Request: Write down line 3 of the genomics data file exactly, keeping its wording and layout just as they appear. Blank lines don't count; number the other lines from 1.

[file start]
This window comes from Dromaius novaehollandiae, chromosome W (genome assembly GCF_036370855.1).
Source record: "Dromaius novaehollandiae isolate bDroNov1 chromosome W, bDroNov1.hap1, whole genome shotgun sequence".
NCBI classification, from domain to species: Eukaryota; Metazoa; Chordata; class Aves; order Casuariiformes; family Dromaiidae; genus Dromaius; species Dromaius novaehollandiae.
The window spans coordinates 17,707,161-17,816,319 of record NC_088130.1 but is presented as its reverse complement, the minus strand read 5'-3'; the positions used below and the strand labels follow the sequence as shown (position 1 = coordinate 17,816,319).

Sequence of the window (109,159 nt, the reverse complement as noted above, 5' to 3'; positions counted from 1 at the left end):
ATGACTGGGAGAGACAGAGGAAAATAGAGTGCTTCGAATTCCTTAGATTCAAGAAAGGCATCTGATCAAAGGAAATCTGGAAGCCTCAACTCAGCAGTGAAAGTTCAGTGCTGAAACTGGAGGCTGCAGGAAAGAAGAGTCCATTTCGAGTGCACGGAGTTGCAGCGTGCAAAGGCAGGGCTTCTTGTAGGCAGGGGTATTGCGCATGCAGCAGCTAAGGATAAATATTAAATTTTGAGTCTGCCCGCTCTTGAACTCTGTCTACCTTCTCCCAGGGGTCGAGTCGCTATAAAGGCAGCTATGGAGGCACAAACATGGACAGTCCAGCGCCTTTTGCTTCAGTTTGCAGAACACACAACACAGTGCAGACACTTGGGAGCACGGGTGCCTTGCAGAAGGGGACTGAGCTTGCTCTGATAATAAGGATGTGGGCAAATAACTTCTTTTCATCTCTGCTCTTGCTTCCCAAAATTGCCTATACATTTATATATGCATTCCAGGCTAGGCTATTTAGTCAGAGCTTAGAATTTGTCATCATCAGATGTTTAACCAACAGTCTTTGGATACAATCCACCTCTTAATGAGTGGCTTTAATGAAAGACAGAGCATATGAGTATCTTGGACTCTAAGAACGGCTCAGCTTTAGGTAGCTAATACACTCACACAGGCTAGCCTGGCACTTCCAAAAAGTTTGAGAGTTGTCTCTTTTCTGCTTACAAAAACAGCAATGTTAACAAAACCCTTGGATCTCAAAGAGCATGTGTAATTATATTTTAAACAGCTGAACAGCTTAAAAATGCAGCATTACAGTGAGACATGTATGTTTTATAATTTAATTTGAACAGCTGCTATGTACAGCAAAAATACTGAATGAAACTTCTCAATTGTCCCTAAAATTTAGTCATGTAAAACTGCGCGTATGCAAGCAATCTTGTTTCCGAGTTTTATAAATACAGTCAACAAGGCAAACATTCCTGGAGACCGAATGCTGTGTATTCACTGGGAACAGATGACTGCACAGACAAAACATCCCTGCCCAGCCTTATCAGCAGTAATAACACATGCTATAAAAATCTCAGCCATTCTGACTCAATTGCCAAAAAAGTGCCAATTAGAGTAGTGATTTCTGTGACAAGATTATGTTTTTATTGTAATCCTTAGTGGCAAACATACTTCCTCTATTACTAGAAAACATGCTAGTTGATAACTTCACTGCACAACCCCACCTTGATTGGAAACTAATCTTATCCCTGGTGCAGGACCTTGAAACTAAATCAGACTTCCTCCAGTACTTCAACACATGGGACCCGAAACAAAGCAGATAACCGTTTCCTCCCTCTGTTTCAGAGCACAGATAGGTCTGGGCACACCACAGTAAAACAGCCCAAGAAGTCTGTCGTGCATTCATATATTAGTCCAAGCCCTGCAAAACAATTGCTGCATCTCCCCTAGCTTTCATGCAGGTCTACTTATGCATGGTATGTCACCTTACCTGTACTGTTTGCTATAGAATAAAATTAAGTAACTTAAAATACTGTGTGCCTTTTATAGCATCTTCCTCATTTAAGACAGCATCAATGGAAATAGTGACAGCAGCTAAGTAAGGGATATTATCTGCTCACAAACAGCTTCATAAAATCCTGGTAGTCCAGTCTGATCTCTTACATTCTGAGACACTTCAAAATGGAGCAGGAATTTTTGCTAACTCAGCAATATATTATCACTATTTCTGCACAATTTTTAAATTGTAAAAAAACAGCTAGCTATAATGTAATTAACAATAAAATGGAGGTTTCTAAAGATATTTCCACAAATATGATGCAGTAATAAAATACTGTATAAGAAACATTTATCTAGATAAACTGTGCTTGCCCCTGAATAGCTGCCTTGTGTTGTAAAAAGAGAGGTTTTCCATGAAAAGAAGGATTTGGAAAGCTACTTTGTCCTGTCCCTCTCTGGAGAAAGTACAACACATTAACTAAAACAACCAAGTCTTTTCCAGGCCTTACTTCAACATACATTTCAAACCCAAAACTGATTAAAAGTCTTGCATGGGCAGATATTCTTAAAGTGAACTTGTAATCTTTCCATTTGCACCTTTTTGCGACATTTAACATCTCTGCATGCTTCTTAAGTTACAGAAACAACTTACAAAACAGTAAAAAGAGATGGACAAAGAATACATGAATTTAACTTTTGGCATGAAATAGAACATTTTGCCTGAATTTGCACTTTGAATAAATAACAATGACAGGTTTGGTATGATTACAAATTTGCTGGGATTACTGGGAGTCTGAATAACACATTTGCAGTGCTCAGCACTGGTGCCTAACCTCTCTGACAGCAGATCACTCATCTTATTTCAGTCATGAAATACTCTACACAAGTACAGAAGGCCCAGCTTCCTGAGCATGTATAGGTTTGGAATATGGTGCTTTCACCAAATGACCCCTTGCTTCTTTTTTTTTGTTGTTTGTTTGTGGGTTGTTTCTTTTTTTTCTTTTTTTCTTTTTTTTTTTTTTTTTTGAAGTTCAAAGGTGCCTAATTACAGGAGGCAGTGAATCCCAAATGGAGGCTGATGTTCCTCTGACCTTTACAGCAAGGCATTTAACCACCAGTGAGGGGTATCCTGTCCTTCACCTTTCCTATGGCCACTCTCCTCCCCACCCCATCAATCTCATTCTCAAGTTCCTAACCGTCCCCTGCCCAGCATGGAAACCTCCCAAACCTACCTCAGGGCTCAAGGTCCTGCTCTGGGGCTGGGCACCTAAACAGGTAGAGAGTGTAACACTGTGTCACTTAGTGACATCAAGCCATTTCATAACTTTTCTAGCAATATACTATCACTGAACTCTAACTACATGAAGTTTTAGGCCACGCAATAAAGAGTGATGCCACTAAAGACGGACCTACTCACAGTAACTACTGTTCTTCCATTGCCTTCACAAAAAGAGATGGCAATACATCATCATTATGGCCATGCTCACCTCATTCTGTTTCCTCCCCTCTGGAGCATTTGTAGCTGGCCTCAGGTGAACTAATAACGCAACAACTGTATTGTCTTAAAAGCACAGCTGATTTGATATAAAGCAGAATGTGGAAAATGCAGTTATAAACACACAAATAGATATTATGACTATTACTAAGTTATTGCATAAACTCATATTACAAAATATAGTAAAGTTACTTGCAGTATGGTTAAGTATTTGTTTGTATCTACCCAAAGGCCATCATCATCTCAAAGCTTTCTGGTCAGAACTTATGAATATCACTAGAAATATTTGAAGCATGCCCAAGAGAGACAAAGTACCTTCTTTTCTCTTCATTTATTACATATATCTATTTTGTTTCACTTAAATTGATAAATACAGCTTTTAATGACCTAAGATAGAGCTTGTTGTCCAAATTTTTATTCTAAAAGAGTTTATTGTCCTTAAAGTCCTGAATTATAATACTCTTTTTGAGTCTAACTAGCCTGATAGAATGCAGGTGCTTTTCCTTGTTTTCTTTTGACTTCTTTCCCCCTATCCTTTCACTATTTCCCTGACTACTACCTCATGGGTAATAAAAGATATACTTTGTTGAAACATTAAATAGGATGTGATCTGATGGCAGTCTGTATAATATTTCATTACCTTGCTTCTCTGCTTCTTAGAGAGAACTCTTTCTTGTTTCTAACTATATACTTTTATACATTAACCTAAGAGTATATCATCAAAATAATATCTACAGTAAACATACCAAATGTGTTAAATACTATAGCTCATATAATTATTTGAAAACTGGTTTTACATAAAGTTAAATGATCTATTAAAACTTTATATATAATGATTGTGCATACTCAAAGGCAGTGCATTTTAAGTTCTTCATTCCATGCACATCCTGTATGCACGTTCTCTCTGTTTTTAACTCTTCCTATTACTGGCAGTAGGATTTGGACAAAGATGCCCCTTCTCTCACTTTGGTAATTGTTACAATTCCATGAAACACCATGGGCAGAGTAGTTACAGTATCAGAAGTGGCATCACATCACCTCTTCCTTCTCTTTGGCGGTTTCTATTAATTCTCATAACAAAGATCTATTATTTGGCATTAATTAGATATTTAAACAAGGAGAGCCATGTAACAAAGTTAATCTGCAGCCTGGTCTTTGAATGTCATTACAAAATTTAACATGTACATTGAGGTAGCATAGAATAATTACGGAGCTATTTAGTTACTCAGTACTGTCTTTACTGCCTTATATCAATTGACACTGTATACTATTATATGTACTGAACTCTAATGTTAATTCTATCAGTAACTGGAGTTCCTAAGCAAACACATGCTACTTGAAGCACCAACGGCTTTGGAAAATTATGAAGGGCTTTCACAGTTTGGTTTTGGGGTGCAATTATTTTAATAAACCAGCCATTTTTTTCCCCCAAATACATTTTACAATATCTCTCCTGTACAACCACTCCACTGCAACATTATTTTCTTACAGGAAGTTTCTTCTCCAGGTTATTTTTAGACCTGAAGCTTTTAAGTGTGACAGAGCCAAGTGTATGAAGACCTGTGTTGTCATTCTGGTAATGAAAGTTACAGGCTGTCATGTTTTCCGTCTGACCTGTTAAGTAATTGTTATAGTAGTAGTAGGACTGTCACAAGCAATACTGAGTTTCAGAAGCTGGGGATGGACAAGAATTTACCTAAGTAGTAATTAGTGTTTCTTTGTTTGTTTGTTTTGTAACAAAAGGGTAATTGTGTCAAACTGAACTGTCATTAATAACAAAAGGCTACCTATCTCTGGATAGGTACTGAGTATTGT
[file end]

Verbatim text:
NCBI classification, from domain to species: Eukaryota; Metazoa; Chordata; class Aves; order Casuariiformes; family Dromaiidae; genus Dromaius; species Dromaius novaehollandiae.